Beth Addison just wanted a treehouse for the Omni Montessori kids. She never expected Animal Planet to step in and film her school’s story for television; they did, though, because it’s a story worth sharing. And that story is not so much the tale of Beth Addison or Pete Nelson as it is the story of a bunch of children and their treehouse.
The Omni Montessori students, ranging from three to twelve-year-olds, were present for the whole of the construction and filming process. They were able to remain involved, befriending all of the cameramen from Animal Planet and the Nelson Treehouse crew along the way. It was a learning experience unlike any other: For nearly two months, the kids watched this wondrous, handmade thing spring up before their eyes..
So when the children were finally allowed inside, there was a little of what Pete calls—“at the risk of sounding corny”—real magic.
“They were truly in awe of what they were seeing,” Beth smiles. “There was such pure, raw emotion in there. The joy of those children…It was one of the happiest moments of my life.”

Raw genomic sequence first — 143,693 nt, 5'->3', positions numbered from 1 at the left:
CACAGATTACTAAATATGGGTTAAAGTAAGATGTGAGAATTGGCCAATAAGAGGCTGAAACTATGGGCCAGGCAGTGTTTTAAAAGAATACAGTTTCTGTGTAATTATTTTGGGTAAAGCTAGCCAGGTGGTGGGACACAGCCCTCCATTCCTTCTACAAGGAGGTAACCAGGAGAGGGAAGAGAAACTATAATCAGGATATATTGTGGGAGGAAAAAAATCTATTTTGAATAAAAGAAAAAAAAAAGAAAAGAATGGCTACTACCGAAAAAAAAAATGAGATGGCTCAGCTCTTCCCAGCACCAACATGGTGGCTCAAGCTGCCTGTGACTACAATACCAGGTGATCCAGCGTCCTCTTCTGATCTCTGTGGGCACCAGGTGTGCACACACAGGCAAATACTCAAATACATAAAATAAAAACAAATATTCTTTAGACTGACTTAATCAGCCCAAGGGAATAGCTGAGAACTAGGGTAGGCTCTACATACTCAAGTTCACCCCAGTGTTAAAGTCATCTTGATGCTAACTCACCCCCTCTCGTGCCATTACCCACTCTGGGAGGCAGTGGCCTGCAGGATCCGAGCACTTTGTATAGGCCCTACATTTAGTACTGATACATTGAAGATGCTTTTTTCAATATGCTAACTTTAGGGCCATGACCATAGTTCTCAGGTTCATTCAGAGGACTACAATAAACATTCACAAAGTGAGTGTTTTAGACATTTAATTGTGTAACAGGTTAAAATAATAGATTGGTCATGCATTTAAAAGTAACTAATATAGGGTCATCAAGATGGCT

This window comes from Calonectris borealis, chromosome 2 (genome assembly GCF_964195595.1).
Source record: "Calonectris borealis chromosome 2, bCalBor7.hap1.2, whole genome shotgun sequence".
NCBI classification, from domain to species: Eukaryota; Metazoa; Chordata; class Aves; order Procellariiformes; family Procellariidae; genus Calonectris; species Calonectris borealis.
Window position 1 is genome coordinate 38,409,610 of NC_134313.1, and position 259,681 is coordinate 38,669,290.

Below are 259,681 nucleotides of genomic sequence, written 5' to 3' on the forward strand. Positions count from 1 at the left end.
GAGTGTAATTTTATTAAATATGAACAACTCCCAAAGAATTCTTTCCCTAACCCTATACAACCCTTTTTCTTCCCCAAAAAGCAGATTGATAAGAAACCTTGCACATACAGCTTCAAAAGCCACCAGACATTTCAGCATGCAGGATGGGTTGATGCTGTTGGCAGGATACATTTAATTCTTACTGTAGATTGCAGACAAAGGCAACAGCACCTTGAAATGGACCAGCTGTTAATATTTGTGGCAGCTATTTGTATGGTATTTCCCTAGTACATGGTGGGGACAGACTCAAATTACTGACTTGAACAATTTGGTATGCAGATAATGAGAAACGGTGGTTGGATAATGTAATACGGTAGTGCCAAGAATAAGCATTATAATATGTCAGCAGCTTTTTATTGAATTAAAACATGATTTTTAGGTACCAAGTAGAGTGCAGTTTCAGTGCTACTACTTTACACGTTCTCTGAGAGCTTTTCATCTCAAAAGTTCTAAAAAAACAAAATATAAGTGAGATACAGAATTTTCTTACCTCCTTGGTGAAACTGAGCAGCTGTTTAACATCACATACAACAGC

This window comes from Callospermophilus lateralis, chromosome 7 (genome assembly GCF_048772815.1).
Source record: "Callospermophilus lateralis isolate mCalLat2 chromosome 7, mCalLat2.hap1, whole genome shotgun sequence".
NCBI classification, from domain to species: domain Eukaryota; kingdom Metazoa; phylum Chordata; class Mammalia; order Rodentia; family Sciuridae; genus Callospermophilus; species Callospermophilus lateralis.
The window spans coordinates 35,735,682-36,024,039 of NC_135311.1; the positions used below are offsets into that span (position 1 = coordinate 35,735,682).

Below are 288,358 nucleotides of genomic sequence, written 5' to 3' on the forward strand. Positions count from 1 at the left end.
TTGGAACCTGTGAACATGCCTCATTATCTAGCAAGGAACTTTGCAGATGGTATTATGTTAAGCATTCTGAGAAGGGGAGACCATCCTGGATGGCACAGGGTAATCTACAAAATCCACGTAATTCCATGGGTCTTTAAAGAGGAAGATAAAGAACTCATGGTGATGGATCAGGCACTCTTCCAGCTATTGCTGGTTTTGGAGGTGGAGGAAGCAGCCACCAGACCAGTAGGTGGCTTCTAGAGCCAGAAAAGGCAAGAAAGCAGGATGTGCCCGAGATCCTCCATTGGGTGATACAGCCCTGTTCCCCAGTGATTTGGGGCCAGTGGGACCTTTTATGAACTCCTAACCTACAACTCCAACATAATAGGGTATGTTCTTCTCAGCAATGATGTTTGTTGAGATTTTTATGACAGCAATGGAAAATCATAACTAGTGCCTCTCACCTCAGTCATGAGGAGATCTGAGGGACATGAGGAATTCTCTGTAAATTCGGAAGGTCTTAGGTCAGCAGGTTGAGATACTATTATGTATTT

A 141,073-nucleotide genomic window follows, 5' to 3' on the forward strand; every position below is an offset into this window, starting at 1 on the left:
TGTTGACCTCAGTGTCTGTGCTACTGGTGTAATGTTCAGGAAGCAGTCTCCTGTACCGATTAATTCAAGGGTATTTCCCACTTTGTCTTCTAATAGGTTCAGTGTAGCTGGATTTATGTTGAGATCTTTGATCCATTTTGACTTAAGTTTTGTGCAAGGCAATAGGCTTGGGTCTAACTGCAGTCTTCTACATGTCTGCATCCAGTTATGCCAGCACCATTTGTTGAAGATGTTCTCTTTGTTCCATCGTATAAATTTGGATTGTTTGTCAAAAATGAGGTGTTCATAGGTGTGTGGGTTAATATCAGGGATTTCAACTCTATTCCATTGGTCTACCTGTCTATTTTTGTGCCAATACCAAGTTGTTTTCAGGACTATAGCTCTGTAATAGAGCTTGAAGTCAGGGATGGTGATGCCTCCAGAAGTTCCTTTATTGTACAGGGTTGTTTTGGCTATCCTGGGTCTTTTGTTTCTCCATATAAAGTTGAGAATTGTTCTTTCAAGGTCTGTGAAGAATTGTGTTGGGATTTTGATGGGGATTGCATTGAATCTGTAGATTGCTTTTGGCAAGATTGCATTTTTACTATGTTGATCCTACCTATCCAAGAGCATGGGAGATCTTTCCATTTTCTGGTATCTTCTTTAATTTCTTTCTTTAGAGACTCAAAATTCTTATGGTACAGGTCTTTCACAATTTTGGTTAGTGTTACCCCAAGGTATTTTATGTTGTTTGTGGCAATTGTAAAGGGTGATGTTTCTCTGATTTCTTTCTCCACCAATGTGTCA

The kids weren’t the only emotional parties, though.
“Their reactions triggered my reaction,” Beth laughs, “which, of course, was ugly crying face.”
With a response like the kids’, it’s really no surprise Pete Nelson is one of the happiest men on television. He does every day precisely the thing he wants to do, because he was able to explore his options when he was a child. Together with the school’s guides and the tried-and-true Montessori method, his Owl’s Nest Treehouse Library gives these Charlotte kids what years in the woods gave him: a place integral to childhood, a place where they can develop freely—a place of their own.
As long as there are people like Pete Nelson and Beth Addison around, children will find what they love. If that happens to be building houses in trees, well, Pete’s niche market could use the healthy competition.